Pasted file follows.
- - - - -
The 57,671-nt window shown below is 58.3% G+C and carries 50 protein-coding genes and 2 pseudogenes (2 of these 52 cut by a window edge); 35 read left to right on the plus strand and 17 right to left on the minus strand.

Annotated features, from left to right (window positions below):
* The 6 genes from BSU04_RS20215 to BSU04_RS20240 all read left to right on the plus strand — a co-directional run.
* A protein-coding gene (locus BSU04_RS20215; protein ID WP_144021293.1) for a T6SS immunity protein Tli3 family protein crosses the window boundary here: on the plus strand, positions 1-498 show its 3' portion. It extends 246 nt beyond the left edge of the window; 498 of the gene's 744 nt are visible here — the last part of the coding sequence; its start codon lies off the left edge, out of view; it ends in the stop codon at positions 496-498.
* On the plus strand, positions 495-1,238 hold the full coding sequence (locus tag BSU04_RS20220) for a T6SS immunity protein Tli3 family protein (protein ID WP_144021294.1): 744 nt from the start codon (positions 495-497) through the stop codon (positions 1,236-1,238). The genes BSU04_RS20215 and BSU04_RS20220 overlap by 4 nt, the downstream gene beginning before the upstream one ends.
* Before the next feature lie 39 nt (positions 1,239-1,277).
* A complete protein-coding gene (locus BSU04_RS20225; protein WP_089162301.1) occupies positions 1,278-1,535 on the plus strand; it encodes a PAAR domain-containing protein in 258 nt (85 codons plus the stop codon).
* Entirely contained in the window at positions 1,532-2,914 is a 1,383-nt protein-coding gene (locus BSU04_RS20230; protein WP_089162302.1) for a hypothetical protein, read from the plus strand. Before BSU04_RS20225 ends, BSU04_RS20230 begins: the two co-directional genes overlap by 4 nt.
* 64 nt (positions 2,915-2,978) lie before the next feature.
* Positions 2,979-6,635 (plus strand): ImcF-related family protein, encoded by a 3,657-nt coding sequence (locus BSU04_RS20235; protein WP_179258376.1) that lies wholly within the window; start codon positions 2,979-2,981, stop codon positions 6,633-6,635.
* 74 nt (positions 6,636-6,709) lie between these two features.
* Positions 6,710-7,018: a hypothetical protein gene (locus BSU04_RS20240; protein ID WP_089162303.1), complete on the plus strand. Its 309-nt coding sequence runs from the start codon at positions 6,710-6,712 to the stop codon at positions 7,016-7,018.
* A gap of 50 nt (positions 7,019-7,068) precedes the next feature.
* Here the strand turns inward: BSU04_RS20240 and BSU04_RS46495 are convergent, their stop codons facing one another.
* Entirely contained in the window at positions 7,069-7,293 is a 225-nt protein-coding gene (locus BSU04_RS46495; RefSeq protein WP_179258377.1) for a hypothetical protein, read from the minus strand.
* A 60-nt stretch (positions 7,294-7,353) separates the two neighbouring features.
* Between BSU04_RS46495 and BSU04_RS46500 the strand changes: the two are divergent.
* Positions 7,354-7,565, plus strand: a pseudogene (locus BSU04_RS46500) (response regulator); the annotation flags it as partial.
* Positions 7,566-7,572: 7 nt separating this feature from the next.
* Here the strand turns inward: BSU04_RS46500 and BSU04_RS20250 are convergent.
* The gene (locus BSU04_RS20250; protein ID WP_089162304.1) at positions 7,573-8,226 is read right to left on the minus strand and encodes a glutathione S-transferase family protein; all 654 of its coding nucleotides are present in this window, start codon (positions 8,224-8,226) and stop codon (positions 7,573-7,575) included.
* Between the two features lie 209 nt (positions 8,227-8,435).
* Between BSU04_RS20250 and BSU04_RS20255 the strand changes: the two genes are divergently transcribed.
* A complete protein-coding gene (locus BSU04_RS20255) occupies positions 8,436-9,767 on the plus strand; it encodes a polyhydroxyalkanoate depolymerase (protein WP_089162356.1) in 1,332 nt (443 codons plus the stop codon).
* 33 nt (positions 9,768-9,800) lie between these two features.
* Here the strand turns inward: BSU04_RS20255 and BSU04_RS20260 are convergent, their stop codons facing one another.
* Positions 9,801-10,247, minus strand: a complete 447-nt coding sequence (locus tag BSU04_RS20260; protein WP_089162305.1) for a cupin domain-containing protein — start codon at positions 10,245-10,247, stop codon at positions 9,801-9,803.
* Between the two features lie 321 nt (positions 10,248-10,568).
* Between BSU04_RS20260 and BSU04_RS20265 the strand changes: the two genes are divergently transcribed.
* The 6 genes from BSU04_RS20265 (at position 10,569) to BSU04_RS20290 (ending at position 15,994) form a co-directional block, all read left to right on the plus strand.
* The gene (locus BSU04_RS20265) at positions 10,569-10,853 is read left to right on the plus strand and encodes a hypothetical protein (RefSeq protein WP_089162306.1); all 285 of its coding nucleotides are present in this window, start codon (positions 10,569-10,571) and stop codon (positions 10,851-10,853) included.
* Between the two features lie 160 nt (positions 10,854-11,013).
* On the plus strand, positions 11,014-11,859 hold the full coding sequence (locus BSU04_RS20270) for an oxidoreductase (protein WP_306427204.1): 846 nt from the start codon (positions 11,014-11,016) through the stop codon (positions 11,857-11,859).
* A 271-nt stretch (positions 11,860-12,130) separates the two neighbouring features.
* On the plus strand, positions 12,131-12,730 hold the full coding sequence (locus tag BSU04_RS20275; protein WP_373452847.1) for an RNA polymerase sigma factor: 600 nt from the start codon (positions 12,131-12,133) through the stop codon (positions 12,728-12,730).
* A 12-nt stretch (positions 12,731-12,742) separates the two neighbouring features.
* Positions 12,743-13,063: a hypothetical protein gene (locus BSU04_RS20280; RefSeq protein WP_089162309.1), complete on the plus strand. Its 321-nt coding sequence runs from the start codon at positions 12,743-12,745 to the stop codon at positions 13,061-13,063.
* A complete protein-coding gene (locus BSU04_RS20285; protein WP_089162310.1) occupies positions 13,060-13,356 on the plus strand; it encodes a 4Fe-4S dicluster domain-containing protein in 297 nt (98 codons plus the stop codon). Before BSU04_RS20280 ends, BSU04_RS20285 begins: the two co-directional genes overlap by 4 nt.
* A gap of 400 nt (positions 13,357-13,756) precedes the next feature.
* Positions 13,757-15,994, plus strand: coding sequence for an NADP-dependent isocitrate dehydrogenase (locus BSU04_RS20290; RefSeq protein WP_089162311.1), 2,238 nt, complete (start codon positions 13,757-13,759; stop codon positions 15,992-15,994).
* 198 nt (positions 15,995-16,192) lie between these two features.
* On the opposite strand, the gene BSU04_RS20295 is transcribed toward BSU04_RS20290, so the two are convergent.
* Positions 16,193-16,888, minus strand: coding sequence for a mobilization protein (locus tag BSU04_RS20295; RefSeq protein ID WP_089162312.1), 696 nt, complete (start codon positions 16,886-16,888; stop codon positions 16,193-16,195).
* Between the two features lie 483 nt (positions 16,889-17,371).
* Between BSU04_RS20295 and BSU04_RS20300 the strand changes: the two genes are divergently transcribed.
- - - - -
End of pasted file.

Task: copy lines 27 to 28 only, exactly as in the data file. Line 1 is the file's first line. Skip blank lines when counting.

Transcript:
* Positions 9,801-10,247, minus strand: a complete 447-nt coding sequence (locus tag BSU04_RS20260; protein WP_089162305.1) for a cupin domain-containing protein — start codon at positions 10,245-10,247, stop codon at positions 9,801-9,803.
* Between the two features lie 321 nt (positions 10,248-10,568).